Beer lab

The beer lab is run out of Sound Bio, a community lab for startups and biotech enthusiasts in Seattle, WA.

  • Seattle is a hub for women in science and tech.

Seattle’s biotech industry has been a front-runner in the push for supporting women in science and industry. The organization Women in Bio (WIB) is made up of professionals at some of the top pharmaceuticals, biotech companies, non-profits, and academic institutions in the area, and their sponsors include leading Seattle-based companies like Juno Therapeutics, Omeros, and Adaptive Biotechnologies.

The Association for Women in Science (AWIS) is another Seattle-based organization dedicated to engaging women and girls in STEM, including the burgeoning biotech industry, and boasts a number of corporate sponsors including Elsevier and MedImmune, the biologics R&D arm of the biopharmaceutical giant AstraZeneca. The entrepreneurial space for women in Cascadia improves every year, as more and more female startup founders are getting funding from more female investors. The program onBoarding Women – run by Deloitte, Perkins Cole, Spencer Stuart, and the Madrona Venture Group – focuses on getting women in the Pacific Northwest on corporate boards, particularly in tech.

  • Tech giants are getting in on the action.

The world needs biology research, and tech giants know it. Seattle area-based tech giant Microsoft, for example, has become more and more involved in computational biology in the last decade, joining in the fray to research molecular programming, synthetic biology, and stem cells. Their interdisciplinary teams do everything, whether it’s programming biological devices, designing molecular circuits made of DNA, or using computation to see how the immune system recognizes viruses.

In a collaborative startup called Aquarium, Eric Klavins at UW teamed up with data giant Intel to design a smart analytics system, called the Smart Wet Lab Assistant, which tracks research being done in the laboratory. Their aim is to make synthetic biology research reproducible, digital, fully optimized, and error-free – something that would normally be a huge ask for us fallible humans. The system would allow for cloud-based research data and protocols that are much more reliable than the old standby of lab notebooks.

  • For Seattle scientists, opportunities abound.

The already-booming technology industry in Seattle – think big names, like Amazon and Microsoft – makes it a natural place for scientists to join in the fun, and the possibilities are endless. According to real estate reports, Seattle’s tech job growth has outpaced every other hub in the country over the last few years, including the Bay Area. Scientists from Seattle can find success at a multitude of private companies like Juno Therapeutics, Bellwether Bio, Fenologica, or Lumen Bioscience, not to mention the many startup spinoffs from the IPD at UW, where they can do anything from developing front-line cancer diagnostics to making wine without grapes.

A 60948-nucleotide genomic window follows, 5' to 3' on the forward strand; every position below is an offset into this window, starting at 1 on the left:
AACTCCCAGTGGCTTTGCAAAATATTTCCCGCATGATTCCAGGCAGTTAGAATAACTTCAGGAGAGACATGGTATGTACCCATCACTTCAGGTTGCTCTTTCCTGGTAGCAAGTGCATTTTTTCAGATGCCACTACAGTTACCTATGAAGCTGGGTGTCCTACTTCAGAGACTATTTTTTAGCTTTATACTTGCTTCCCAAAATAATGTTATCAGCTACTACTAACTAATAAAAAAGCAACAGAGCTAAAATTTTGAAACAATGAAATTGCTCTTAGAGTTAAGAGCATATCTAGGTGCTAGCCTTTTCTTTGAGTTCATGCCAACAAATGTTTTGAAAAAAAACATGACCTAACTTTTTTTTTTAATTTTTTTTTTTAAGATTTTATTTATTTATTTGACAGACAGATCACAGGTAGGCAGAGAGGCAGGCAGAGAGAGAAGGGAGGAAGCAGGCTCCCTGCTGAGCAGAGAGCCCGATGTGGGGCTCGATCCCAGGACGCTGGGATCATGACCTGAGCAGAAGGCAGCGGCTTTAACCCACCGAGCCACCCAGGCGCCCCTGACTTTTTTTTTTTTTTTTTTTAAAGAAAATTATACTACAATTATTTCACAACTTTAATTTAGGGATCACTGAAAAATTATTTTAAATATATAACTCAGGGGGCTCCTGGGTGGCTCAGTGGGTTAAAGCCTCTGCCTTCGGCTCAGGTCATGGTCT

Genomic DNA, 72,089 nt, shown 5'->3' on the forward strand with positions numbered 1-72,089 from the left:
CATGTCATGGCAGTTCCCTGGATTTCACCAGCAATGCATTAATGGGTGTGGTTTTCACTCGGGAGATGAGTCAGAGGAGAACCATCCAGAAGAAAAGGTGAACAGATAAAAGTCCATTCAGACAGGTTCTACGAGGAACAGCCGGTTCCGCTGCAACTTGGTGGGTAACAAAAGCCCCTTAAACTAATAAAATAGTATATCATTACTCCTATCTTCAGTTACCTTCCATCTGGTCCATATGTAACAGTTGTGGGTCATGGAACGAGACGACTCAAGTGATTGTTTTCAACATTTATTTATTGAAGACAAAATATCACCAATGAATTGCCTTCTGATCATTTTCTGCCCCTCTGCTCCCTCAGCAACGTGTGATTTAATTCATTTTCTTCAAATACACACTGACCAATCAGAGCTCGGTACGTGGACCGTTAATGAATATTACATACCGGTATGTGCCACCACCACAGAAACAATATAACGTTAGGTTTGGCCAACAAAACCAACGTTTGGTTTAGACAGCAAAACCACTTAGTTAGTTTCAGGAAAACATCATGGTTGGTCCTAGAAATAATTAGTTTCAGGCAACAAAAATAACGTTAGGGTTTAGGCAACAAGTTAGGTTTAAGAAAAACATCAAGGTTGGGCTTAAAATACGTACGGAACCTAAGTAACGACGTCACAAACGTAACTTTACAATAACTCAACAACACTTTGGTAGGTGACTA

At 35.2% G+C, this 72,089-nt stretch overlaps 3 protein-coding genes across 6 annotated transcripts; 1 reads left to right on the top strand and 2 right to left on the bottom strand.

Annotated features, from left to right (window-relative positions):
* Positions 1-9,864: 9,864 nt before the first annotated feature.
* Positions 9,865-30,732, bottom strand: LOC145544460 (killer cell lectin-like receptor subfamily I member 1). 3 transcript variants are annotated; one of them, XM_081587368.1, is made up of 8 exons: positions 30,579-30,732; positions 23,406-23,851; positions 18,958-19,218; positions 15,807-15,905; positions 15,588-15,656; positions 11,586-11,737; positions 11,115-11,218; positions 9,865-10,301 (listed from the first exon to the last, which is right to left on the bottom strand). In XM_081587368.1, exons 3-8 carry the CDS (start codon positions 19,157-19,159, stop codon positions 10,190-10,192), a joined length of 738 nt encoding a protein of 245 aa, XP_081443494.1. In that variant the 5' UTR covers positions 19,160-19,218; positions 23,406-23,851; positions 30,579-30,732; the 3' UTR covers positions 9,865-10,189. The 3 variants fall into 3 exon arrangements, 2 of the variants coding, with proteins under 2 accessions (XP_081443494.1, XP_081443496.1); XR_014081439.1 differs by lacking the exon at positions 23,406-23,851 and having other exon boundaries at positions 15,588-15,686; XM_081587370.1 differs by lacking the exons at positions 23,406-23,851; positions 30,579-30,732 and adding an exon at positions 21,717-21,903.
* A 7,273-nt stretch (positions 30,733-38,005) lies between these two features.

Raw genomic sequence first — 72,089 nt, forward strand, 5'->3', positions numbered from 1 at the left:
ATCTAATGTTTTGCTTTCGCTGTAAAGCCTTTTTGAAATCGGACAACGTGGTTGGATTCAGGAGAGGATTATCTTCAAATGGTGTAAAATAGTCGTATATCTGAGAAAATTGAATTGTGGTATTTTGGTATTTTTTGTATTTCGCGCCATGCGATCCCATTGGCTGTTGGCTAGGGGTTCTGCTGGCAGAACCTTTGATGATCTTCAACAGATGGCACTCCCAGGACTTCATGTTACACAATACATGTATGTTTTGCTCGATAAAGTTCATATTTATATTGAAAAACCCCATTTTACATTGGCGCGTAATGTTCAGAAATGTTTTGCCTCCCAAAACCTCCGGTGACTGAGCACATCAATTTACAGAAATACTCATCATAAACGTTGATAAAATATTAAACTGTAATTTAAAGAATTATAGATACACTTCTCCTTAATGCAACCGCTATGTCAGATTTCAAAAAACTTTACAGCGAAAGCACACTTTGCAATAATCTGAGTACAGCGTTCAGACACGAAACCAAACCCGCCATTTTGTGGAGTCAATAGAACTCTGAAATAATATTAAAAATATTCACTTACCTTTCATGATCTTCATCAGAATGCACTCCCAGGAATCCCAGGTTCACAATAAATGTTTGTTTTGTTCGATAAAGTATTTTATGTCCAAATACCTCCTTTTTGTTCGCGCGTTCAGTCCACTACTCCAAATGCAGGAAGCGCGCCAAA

These private companies are all about teamwork too – the molecular tech company Zymergen, which recently expanded from the Bay Area to Seattle, develops trailblazing technologies for all kinds of industries, from agriculture to healthcare. They do this by merging the talents of genome scientists, microbiologists, software engineers, and data scientists into one big dream team. One of their investors, Bioeconomy Capital, has put millions towards companies paving the way for modern biotech. Managing Director and physicist Rob Carlson has joined forces with mechanical engineers, other scientists, and strategists to identify the companies that will thrive in this fast-growing market.

When all’s said and done, Silicon Valley may be the most well-known spot for biotech, but there’s no denying that Seattle’s synthetic biology space is another top dog. The city ought to start digging out a brand for itself – the Silicon Sound, perhaps?


Natalie Slivinski

Natalie is a researcher-turned-science-writer born and raised in Seattle. She received a Master's with Distinction in disease biology from the University of Leeds, UK. Apart from a specialization in virology, she has a special fascination with antibiotic resistance, allergies, prehistoric life, marine zoology, ecology, evolution, and bugs. She also has a soft spot for mental health and child development. A former interpretive guide at Yellowstone National Park, she is also a Science Communication Fellow at Pacific Science Center, where she uses a giant Plinko board to illustrate how herd immunity works. Raised on Zoobooks and PBS, Natalie hopes to work with the likes of Science, National Geographic, and NOVA, where she could ignite the same sense of wonder that drove her to become a scientist. She finds her spark in translating scientific research for the insatiably curious.